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Career and Education Opportunities for Institutional Cooks in Essex, Vermont

Institutional cook career and educational opportunities abound in Essex, Vermont. There are currently 1,150 jobs for institutional cooks in Vermont and this is projected to grow 5% to about 1,210 jobs by 2016. This is not quite as good as the national trend for institutional cooks, which sees this job pool growing by about 9.7% over the next eight years. Institutional cooks generally prepare and cook large quantities of food for institutions, such as schools, hospitals, or cafeterias.

Institutional cooks earn about $12 per hour or $25,400 per year on average in Vermont and about $10 hourly or $22,210 per year on average nationally. Compared with people working in the overall category of Cooking, people working as institutional cooks in Vermont earn less. They earn less than people working in the overall category of Cooking nationally. People working as institutional cooks can fill a number of jobs, such as: mess cook, dietary cook, and diet kitchen cook.

The Essex area is home to fourteen schools of higher education, including one within twenty-five miles of Essex where you can get a degree as an institutional cook. The most common level of education for institutional cooks is a high school diploma or GED. It will take only a short time to learn to be an institutional cook if you already have a high school diploma.

CAREER DESCRIPTION: Institutional Cook

Institutional Cook video from the State of New Jersey Dept. of Labor and Workforce Development

In general, institutional cooks prepare and cook large quantities of food for institutions, such as schools, hospitals, or cafeterias.

Institutional cooks cook foodstuffs in line with menus, special dietary or nutritional restrictions, or numbers of portions to be served. They also clean and inspect galley equipment and work areas to insure cleanliness and functional operation. Equally important, institutional cooks have to apportion and serve food to facility residents or customers. They are often called upon to wash pots and other cooking equipment. Finally, institutional cooks clean and cook meat, fish, or poultry.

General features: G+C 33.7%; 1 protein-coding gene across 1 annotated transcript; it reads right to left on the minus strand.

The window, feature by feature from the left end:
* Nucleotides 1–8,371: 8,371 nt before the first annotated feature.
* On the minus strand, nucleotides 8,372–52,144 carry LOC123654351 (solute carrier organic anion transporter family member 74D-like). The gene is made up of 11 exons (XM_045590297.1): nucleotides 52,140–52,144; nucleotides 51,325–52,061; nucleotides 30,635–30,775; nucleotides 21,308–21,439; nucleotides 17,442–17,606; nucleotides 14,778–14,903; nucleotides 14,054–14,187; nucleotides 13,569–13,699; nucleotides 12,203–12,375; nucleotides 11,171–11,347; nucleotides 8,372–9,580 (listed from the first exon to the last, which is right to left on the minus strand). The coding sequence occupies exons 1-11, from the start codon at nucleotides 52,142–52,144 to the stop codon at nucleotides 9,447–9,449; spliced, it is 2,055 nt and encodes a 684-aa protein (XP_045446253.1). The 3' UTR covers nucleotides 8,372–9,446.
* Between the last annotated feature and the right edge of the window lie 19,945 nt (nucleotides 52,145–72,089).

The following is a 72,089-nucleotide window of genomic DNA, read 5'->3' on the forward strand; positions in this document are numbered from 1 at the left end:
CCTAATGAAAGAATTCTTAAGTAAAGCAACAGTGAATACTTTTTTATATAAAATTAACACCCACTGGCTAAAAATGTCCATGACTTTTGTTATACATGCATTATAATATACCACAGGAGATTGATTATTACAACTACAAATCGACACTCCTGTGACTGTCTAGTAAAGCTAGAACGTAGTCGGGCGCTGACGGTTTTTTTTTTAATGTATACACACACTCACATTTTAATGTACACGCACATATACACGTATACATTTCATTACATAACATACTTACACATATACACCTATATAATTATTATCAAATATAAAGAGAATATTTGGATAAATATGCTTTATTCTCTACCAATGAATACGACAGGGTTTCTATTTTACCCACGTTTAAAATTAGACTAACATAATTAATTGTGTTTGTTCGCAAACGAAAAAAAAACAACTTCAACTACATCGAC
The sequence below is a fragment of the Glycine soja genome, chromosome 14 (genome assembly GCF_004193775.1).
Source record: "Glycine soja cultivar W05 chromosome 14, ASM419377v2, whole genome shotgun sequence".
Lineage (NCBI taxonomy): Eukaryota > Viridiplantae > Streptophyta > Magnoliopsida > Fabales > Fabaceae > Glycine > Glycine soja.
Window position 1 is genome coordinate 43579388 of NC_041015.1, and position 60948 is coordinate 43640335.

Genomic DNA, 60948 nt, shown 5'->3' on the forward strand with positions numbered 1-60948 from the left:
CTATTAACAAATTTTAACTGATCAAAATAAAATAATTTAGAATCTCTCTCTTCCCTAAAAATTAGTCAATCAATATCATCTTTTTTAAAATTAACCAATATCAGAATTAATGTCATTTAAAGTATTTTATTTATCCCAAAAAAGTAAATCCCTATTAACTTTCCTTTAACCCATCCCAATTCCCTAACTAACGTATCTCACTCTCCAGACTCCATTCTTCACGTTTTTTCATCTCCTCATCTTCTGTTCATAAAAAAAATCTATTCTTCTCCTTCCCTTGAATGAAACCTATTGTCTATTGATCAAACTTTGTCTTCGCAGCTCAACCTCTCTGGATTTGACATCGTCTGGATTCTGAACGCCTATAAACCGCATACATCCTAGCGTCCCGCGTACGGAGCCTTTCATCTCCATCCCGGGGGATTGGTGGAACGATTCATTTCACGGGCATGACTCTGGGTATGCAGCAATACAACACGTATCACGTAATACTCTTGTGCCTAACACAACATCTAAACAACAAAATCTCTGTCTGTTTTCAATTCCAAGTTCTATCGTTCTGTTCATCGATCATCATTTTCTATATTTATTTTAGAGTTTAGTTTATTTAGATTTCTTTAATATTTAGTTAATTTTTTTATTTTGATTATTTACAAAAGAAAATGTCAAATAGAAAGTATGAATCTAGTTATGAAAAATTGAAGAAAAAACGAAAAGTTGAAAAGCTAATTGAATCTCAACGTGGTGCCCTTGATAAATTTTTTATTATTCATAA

Every day, institutional cooks are expected to be able to articulate ideas and problems. They need to listen to and understand others in meetings. It is also important that they evaluate problems as they arise.

It is important for institutional cooks to train new employees. They are often called upon to bake breads and other pastries. They also compile and maintain records of food use and expenditures. They are sometimes expected to direct efforts of one or more staff who help in preparing and serving meals. Somewhat less frequently, institutional cooks are also expected to formulate menus that are varied and appetizing, taking advantage of foods in season and local availability.

Institutional cooks sometimes are asked to decide on meal prices, on the basis of calculations of ingredient prices. They also have to be able to monitor menus and spending to insure that meals are prepared economically And finally, they sometimes have to formulate menus that are varied and appetizing, taking advantage of foods in season and local availability.

Like many other jobs, institutional cooks must be reliable and believe in cooperation and coordination.

Similar jobs with educational opportunities in Essex include:

  • Chef. Direct the preparation, seasoning, and cooking of salads, soups, or other foods. May plan and price menu items, order supplies, and keep records and accounts. May participate in cooking.
  • Fast Food Cook. Prepare and cook food in fast food restaurants with limited menus. Duties of the cooks are limited to preparation of a few basic items and normally involve operating large-volume single-purpose cooking equipment.
  • Food Service Aide. Perform a variety of food preparation duties other than cooking, such as preparing cold foods and shellfish, slicing meat, and brewing coffee or tea.